By denying progression down the ball side in this way, Reims were ultimately nudged into going for the big switch of play.
They did find some success from this:
However, their biggest chance arrived from a Clermont turnover after attempting to build out from the keeper, and moments like the ones in the video were few and far between.
Readers of John Muller’s now-halted newsletter will know that these sexy, Hail Mary passes don’t often result in much due to the difficulty of execution and the time it gives the opposition to recover. If there is one thing a defense should give up, it’s the long, high-arcing switch, especially if they have no choice but to give up something (because, let’s say, they got a red card).
Such passes should theoretically be more effective vs. ten players, but the athleticism and work-rate of fullbacks Vital N’ Simba and Akim Zedadka played a crucial role in reducing the margin for error on these deliveries.
This fusion of admirable physical and mental qualities and aggressive tactics were most visible seconds after Clermont lost possession.
Yes, this is a team with one less footballer counterpressing and doing so rather well.
Clermont Foot are proof that red cards aren’t a death sentence for proactive football. With the right personnel (namely, athletic, hard-working wide players) and tactical structure vs. the right opponent (Reims are 14th in the table — so, roughly of the same quality as Clermont), it is possible to end games with more possession than the opposition and just about as many chances.
Of course, sometimes you just have to be more “pragmatic.”
Enter: Arsenal vs. Liverpool
We’ll never know, but ten-player Clermont would probably get shredded by Liverpool, who specialize in vertical combination play and those big switches that result in mediocre outcomes for everyone that doesn’t have Trent Alexander-Arnold or Toni Kroos in their squad.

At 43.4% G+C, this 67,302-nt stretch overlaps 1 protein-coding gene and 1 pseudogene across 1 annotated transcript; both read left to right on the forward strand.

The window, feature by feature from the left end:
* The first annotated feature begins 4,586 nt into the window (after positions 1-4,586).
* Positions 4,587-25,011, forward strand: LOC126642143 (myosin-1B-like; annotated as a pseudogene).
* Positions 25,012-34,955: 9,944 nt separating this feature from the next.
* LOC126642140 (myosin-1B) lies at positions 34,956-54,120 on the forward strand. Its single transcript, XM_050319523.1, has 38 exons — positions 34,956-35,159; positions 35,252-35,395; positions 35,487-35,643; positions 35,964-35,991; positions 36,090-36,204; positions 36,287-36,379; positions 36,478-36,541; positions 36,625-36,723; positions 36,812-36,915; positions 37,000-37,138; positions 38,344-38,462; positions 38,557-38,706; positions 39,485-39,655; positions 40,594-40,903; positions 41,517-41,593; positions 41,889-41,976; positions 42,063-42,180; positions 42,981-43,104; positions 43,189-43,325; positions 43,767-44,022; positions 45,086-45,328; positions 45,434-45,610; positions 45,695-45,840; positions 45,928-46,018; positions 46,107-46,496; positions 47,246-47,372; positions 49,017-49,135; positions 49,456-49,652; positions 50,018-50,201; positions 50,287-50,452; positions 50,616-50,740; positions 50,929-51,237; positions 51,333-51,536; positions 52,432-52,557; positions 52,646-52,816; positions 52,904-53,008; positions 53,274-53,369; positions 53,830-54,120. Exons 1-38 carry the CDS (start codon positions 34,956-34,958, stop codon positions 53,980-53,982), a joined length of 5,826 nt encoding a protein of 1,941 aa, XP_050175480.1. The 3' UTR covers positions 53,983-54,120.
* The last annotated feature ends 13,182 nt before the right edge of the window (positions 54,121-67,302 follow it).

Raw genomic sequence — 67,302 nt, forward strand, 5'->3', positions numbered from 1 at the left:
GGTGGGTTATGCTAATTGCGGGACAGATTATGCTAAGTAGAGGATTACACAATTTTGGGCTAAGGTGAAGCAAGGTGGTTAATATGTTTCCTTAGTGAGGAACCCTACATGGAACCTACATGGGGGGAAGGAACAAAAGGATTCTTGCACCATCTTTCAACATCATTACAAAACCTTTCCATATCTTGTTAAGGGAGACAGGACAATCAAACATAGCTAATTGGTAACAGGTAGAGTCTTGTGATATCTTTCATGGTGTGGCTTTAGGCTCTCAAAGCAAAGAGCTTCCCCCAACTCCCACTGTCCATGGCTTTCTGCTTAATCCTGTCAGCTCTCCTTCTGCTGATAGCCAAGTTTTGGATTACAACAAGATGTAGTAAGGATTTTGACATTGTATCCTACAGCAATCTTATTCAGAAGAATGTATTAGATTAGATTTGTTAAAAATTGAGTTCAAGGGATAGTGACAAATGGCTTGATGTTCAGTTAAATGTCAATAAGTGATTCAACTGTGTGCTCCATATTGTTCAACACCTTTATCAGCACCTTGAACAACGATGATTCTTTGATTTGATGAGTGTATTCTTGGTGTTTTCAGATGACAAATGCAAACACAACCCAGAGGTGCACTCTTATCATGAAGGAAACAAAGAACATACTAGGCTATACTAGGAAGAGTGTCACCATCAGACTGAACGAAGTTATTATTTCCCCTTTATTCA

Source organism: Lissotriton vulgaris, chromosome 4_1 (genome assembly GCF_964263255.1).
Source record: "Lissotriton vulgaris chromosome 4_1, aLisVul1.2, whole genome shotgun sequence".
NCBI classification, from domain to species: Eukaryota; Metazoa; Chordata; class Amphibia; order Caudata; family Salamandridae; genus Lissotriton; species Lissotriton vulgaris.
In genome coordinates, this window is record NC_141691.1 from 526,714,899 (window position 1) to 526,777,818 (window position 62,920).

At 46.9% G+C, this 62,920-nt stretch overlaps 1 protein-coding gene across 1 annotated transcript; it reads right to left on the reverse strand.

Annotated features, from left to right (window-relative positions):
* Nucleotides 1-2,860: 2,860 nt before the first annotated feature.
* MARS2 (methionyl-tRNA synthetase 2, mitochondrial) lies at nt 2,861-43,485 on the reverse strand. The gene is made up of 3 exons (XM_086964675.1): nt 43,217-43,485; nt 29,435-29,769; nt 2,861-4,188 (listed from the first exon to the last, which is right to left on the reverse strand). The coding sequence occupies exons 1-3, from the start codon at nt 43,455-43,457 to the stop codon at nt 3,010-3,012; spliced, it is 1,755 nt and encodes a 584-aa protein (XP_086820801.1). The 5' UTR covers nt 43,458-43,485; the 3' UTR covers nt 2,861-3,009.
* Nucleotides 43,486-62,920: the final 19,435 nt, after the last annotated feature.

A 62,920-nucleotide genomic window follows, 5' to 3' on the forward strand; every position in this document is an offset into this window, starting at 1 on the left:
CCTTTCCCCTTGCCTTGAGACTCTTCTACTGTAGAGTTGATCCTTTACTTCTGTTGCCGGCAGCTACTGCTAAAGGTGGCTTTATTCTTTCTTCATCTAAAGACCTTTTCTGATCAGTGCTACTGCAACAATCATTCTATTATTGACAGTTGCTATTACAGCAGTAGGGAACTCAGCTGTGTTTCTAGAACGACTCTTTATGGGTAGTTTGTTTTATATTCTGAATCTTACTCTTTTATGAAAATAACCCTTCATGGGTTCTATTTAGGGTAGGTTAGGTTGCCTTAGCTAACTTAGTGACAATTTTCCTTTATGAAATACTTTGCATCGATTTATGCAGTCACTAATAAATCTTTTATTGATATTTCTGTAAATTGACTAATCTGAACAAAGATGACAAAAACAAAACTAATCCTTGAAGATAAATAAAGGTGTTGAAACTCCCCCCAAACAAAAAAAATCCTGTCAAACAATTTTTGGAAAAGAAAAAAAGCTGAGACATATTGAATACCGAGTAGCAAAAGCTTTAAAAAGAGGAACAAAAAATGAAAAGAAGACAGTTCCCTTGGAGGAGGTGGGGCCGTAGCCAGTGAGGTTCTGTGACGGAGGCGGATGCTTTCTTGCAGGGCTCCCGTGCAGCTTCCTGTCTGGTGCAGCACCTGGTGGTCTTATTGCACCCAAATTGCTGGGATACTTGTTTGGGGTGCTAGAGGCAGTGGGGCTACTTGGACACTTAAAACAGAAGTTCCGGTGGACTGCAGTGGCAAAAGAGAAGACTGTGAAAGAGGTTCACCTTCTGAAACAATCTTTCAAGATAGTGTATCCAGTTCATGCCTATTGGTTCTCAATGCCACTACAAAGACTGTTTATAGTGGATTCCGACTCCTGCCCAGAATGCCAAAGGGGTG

Mikel Arteta was undoubtedly aware of this when Granit Xhaka did a Granit Xhaka thing and got himself sent off in rather humorous fashion.
Arteta reacted by bringing off poor Eddie Nketiah for Rob Holding and instructed Arsenal to settle into a 5-3-1 deep block.
Jürgen Klopp would’ve wanted a better performance from his men, but there was a lot Arsenal did to counter Liverpool’s way of attacking set defenses, which is predicated on lots of big switches to set up free crosses and lateral circulation to open up space between the lines — the latter of which frequently leads to rapid combinations between members of the attack.
By going back five, Arteta made it easier for his men to cover lofted balls to the flanks, thus, increasing Liverpool’s dependence on more intricate patterns.
Arsenal used this to their advantage, turning up the intensity once a pass reached a touchline player in the final third. That extra man in defense afforded The Gunners the luxury of pressing with their fullbacks without having to push a central midfielder deep like Clermont. Instead, Arsenal were able to overload the flanks and maintain a rigid structure in the center whenever Liverpool tried to force their way through.